All Rights Reserved  © Copyright 2000 All material contained on these pages are furnished for the free use of those engaged in researching their family origins. Any commercial use, without the consent of the host/author of these pages is prohibited. We have tried to use images that were obtained from sources permitting free distribution, or generated by the author, and are subject to the same restrictions/permissions. All persons contributing material for posting on these pages does so in recognition of their free, non-commercial distribution, and further, is responsible to assure that no copyright is violated by their submission.


Chicago: Munsell Publishing Company, Publishers 1912

This biography was submitted by a researcher and are abstracted from the above named publication.. Errors could occur, so one should always verify the correctness by obtaining copies of vitals and performing all necessary research to document what is contained herein.

HOOD, THOMAS (deceased). - The late Thomas Hood, who passed away at his home in Springfield, Ill., January 17, 1908, has been a resident of the city since 1868, and had for many years been established in the business of florist. He was well known in many circles and his death was sincerely mourned by a large number of friends. He was born in County Kent, England, September 23, 1830, and was a son of Thomas and Lydia Hood, both natives of England, who died there, he in his eightieth year and she in very old age. The father was a florist and the son Thomas worked for him as a young man. The latter received his education in subscription schools in his native country and upon leaving school learned the trade of gardener and florist, which he followed up to the time of his death. He landed in New York in September, 1855, lived tow years on Long Island, being employed there as a gardener, worked in a similar occupation eight years on Staten Island, and in 1868 located in Springfield, Ill. He engaged in business as florist soon after coming to Springfield and became quite successful. He thoroughly understood all the details of his trade and was an excellent business man. He was a public-spirited citizen and became actively interested in public affairs. He cast his first vote for Abraham Lincoln, in 1860, while living in New York, but afterward became a Democrat. He was a member of the Episcopal Church and fraternally was affiliated with the United Workman Lodge No. 39. He is buried in Oak Ridge Cemetery.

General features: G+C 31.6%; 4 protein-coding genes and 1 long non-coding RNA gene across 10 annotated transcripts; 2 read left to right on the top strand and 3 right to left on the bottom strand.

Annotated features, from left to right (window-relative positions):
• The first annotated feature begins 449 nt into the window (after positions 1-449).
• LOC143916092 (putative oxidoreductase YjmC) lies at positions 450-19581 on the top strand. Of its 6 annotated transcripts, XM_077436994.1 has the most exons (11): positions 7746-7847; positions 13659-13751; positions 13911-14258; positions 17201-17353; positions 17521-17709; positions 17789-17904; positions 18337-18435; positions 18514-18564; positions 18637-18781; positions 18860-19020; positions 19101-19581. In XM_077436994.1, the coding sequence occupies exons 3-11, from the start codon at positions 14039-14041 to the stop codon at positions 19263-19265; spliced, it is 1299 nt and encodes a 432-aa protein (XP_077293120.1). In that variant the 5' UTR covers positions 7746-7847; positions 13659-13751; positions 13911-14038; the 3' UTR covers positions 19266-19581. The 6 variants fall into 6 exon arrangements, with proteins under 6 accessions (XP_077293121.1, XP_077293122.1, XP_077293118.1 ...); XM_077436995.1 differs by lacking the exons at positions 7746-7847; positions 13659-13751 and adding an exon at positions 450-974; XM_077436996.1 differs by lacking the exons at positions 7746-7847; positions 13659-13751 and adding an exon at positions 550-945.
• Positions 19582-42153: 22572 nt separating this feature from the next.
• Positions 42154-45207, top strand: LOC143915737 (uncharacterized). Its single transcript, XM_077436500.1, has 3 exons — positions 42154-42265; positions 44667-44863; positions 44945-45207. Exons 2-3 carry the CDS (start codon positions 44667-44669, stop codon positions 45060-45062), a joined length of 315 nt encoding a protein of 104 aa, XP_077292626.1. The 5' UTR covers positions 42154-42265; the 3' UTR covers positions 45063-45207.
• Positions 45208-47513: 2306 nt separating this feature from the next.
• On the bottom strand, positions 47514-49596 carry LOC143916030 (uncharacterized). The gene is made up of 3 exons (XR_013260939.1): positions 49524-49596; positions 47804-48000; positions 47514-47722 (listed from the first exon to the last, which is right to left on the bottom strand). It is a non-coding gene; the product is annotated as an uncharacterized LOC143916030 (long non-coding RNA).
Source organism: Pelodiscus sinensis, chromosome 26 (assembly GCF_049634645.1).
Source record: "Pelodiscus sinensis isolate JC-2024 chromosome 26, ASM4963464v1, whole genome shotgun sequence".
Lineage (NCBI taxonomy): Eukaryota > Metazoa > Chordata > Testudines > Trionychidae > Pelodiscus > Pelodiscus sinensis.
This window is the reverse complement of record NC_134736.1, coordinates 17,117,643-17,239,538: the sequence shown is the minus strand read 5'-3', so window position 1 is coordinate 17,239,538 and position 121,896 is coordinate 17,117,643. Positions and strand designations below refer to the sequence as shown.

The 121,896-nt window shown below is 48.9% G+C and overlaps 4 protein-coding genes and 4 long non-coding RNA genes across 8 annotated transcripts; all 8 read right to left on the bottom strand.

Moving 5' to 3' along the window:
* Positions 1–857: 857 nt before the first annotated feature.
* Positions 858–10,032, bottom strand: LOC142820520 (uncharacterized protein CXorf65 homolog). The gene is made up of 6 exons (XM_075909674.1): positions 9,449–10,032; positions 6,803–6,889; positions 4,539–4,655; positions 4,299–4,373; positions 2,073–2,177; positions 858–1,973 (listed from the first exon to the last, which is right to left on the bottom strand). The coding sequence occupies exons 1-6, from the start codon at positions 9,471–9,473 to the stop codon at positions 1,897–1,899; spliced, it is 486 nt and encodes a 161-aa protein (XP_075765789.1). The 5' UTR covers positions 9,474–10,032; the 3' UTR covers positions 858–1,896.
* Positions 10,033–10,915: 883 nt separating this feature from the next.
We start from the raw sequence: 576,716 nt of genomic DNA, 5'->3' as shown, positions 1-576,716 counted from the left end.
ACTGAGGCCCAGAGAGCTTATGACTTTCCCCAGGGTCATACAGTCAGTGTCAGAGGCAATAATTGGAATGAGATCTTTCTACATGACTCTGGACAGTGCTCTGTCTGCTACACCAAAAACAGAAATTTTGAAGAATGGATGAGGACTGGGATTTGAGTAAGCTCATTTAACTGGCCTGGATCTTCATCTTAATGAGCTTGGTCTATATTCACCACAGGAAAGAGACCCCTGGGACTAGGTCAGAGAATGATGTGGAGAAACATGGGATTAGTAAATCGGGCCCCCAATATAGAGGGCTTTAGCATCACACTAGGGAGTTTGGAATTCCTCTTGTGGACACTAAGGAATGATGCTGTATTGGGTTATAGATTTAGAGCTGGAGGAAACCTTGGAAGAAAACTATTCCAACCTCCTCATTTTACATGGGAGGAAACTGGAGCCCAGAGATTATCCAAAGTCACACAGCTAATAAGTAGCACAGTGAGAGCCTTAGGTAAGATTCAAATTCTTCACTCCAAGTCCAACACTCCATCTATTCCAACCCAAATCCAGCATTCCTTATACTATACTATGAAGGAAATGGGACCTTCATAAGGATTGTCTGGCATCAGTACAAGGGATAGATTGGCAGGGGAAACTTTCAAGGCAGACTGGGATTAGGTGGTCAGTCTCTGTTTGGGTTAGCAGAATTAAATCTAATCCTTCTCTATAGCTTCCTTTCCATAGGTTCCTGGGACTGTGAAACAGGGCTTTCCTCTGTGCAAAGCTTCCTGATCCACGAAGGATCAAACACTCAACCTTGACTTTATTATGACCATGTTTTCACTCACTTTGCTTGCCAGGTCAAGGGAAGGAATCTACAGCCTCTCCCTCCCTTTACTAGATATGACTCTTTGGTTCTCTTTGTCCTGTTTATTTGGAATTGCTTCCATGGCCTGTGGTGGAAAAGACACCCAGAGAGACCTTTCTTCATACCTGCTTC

Mr. Hood was married in England, March 21, 1853, to Miss Margaret Shepard, who was born in that country, September 8, 1837, daughter of Thomas and Anna Shepard. Her father was a farmer. Mr. Shepard and his wife had nine children and Mrs. Hood is the only one now living. Nine children were born to Mr. and Mrs. Hood, as follows: Edwin H., in the employ of the Illinois Watch Company; Mrs. Lydia Smith, a widow; Minnie married Louis Patrick, an engineer in the employ of the Union Pacific Railroad Company, whose run is in Canada; Anna, married Philip Land, who for the past twenty years has been in the employ of Somner & Pierik, a jewelry firm of Springfield; Emma, wife of Frank Frinfrock, a carpenter by trade; Ella, wife of W. C. Blodgett, a machinist in the Elgin Watch Company's factory, in Elgin, Ill.; Samuel, employed for the past nineteen years in the Illinois Watch Company's factory; and two who died in infancy and are buried on Staten Island, N.Y. Mrs. Hood has lived for the past seventeen years in her present home, 1246 Monument Avenue, and owns this property. She has twenty-three grandchildren living and four great-grandchildren. She has a remarkable memory and is of a most sociable and pleasant disposition.

Return to 1912 Biography Index

Return to Sangamon County ILGenWeb